Friday, March 9, 2012


To understand fully whether or not ACID expectations apply to distributed systems you need to first explore the properties of distributed systems and see how they get impacted by the ACID promise. Distributed systems come in varying shapes, sizes, and forms but they all have a few typical characteristics and are exposed to similar complications. As distributed systems get larger and more spread out, the complications get more challenging. Added to that, if the system needs to be highly available the challenges only get multiplied.

Even in this simple situation with two applications, each connected to a database and all four parts running on a separate machine, the challenges of providing the ACID guarantee is not trivial. In distributed systems, the ACID principles are applied using the concept laid down by the open XA consortium, which specifies the need for a transaction manager or coordinator to manage transactions distributed across multiple transactional resources. Even with a central coordinator, implementing isolation across multiple databases is extremely difficult. This is because different databases provide isolation guarantees differently. A few techniques like two-phase locking (and its variant Strong Strict Two-Phase Locking or SS2PL) and two-phase commit help ameliorate the situation a bit. However, these techniques lead to blocking operations and keep parts of the system from being available during the states when the transaction is in process and data moves from one consistent state to another. In long-running transactions, XA-based distributed transactions don’t work, as keeping resources blocked for a long time is not practical. Alternative strategies like compensating operations help implement transactional fi delity in long-running distributed transactions. The challenges of resource unavailability in long-running transactions also appear in high availability scenarios. The problem takes center stage especially when there is less tolerance for resource unavailability and outage.

A congruent and logical way of assessing the problems involved in assuring ACID-like guarantees in distributed systems is to understand how the following three factors get impacted in such systems:

» Consistency
» Availability
» Partition Tolerance

Consistency, Availability, and Partition Tolerance (CAP) are the three pillars of Brewer’s Theorem that underlies much of the recent generation of thinking around transactional integrity in large and scalable distributed systems. Succinctly put, Brewer’s Theorem states that in systems that are distributed or scaled out it’s impossible to achieve all three (Consistency, Availability, and Partition Tolerance) at the same time. You must make trade-offs and sacrifice at least one in favor of the other two. However, before the trade-offs are discussed, it’s important to explore some more on what these three factors mean and imply.

Consistency is not a very well-defi ned term but in the context of CAP it alludes to atomicity and isolation. Consistency means consistent reads and writes so that concurrent operations see the same valid and consistent data state, which at minimum means no stale data. In ACID, consistency means that data that does not satisfy predefi ned constraints is not persisted. That’s not the same as the consistency in CAP. Brewer’s Theorem was conjectured by Eric Brewer and presented by him ( as a keynote address at the ACM Symposium on the Principles of Distributed Computing (PODC) in 2000. Brewer’s ideas on CAP developed as a part of his work at UC Berkeley and at Inktomi. In 2002, Seth Gilbert and Nancy Lynch proved Brewer’s conjecture and hence it’s now referred to as Brewer’s Theorem (and sometimes as Brewer’s CAP Theorem). In Gilbert and Lynch’s proof, consistency is considered as atomicity. Gilbert and Lynch’s proof is available as a published paper titled “Brewer’s Conjecture and the Feasibility of Consistent, Available, Partition-Tolerant Web Services” and can be accessed online at In a single-node situation, consistency can be achieved using the database ACID semantics but things get complicated as the system is scaled out and distributed.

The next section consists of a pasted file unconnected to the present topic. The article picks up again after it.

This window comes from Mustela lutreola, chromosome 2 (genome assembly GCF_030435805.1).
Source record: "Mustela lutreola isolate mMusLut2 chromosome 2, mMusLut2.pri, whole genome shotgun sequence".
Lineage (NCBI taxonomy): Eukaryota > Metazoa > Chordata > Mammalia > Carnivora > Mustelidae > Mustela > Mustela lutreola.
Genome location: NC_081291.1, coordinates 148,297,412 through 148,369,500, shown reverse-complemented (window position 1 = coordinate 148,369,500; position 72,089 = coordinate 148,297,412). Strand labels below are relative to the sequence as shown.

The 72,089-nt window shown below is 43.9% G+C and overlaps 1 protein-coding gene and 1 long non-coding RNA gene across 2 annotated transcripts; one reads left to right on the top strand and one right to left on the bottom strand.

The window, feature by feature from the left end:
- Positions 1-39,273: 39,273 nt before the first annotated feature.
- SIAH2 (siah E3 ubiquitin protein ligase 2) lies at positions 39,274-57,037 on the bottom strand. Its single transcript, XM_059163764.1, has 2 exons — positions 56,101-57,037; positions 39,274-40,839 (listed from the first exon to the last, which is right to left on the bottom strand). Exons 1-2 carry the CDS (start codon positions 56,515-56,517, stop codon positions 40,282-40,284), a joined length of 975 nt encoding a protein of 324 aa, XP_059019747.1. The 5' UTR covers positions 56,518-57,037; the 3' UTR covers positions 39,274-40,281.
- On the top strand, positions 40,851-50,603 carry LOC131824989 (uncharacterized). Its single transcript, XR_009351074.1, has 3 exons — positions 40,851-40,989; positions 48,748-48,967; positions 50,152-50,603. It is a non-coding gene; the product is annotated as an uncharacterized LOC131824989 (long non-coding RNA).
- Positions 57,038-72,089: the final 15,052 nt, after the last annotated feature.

Availability means the system is available to serve at the time when it’s needed. As a corollary, a system that is busy, uncommunicative, or unresponsive when accessed is not available. Some, especially those who try to refute the CAP Theorem and its importance, argue that a system with minor delays or minimal hold-up is still an available system. Nevertheless, in terms of CAP the definition is not ambiguous; if a system is not available to serve a request at the very moment it’s needed, it’s not available. That said, many applications could compromise on availability and that is a possible trade-off choice they can make.

Partition Tolerance
Parallel processing and scaling out are proven methods and are being adopted as the model for scalability and higher performance as opposed to scaling up and building massive super computers. The past few years have shown that building giant monolithic computational contraptions is expensive and impractical in most cases. Adding a number of commodity hardware units in a cluster and making them work together is a more cost-, algorithm-, and resource-effective and efficient solution. The emergence of cloud computing is a testimony to this fact.

Because scaling out is the chosen path, partitioning and occasional faults in a cluster are a given. The third pillar of CAP rests on partition tolerance or fault-tolerance. In other words, partition tolerance measures the ability of a system to continue to service in the event a few of its cluster members become unavailable.

Source of Information : NoSQL
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